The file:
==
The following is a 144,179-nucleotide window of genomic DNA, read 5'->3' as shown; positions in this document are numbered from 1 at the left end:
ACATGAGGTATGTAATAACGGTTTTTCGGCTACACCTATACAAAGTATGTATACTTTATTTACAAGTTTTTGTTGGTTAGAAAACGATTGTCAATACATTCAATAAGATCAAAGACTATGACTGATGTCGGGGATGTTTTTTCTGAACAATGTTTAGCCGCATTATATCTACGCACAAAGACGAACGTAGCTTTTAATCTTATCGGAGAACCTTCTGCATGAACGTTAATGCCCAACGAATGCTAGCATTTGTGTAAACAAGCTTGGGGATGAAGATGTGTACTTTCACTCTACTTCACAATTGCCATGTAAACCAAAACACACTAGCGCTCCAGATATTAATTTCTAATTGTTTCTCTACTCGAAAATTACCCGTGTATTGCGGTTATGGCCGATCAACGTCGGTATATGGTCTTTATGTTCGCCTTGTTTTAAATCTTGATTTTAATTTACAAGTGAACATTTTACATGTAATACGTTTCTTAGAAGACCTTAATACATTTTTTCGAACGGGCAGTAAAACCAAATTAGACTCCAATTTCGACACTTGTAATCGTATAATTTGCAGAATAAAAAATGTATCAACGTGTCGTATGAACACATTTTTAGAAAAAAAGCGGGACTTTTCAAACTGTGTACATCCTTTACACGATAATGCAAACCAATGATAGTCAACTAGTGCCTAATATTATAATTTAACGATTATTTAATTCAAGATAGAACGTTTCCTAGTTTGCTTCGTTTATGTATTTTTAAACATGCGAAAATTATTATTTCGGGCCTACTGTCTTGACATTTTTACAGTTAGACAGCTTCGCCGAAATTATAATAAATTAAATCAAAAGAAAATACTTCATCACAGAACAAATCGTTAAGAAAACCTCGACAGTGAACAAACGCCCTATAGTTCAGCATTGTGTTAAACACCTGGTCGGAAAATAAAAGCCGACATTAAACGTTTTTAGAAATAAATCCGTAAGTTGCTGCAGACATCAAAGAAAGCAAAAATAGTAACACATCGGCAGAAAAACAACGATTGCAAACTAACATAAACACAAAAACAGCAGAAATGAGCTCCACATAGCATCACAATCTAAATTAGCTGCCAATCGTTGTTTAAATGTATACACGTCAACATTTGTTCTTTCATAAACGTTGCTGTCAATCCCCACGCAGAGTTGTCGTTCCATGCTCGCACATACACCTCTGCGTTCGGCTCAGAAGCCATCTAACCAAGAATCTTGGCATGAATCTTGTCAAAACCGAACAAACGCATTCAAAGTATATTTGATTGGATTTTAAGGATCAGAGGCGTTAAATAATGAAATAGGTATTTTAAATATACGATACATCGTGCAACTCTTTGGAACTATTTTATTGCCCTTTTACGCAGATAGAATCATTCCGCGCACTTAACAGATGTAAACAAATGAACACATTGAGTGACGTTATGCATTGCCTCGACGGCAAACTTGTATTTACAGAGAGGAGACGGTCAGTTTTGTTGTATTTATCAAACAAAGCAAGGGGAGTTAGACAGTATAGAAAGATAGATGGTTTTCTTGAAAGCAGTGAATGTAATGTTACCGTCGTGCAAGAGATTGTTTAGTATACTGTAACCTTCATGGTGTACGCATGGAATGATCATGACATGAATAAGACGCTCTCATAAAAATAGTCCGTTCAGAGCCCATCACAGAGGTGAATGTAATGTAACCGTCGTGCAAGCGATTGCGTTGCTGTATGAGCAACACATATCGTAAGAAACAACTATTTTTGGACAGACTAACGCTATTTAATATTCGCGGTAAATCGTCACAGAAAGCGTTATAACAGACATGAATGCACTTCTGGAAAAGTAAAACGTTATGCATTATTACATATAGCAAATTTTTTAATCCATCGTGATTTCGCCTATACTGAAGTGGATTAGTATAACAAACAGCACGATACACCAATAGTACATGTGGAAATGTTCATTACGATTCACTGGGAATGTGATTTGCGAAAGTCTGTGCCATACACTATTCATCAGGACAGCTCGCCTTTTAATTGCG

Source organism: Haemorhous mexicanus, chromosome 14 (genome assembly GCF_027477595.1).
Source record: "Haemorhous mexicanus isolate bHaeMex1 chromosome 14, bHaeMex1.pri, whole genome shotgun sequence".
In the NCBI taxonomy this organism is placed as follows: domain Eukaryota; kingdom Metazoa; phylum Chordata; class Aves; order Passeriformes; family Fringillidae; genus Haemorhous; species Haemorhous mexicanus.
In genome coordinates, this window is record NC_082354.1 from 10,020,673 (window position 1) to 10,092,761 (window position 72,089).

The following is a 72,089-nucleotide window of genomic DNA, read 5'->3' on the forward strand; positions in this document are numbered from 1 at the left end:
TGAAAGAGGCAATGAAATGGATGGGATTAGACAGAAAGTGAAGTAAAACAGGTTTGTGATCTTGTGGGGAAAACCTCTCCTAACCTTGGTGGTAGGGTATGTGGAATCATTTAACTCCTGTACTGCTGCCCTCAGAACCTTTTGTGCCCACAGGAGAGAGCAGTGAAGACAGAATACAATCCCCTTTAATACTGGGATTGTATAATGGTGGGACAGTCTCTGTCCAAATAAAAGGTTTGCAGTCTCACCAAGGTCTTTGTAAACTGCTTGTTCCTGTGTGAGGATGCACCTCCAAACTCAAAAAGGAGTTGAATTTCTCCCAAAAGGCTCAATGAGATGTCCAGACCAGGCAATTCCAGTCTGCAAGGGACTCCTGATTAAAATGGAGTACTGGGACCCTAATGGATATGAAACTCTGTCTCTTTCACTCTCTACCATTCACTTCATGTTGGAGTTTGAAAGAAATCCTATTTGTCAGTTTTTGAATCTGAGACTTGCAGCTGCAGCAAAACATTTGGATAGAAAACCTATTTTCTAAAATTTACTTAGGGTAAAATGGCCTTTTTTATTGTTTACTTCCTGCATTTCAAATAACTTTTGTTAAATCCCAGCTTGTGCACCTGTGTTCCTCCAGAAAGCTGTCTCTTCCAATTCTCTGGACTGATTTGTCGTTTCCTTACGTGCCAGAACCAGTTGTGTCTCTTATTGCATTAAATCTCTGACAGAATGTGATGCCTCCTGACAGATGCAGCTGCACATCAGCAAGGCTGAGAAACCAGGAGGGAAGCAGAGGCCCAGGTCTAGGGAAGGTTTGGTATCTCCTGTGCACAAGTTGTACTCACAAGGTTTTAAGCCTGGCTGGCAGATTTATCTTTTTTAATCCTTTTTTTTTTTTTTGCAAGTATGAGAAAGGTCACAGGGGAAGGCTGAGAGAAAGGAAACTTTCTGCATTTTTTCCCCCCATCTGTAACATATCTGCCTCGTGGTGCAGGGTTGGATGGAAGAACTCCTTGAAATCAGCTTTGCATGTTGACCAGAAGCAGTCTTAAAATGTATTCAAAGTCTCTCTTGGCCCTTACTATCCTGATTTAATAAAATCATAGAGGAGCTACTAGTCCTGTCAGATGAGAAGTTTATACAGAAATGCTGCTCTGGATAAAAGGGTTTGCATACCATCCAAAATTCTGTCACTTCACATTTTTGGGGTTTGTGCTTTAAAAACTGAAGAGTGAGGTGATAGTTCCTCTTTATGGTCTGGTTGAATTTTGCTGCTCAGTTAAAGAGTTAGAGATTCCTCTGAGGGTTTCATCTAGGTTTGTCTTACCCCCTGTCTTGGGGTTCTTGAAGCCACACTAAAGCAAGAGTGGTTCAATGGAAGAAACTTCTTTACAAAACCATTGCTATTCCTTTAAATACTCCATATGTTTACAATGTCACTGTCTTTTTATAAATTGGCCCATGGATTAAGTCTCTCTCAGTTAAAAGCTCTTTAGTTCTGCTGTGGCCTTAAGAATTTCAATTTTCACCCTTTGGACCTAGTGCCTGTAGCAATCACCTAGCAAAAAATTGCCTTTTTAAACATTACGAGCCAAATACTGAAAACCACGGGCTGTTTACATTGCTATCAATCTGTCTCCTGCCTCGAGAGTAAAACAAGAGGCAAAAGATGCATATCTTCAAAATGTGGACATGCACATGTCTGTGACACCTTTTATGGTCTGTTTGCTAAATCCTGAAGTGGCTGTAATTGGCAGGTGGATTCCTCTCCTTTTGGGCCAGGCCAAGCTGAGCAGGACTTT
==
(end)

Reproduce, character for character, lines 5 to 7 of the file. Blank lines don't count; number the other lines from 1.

In the NCBI taxonomy this organism is placed as follows: domain Eukaryota; kingdom Metazoa; phylum Chordata; class Aves; order Passeriformes; family Fringillidae; genus Haemorhous; species Haemorhous mexicanus.
In genome coordinates, this window is record NC_082354.1 from 10,020,673 (window position 1) to 10,092,761 (window position 72,089).

The following is a 72,089-nucleotide window of genomic DNA, read 5'->3' on the forward strand; positions in this document are numbered from 1 at the left end: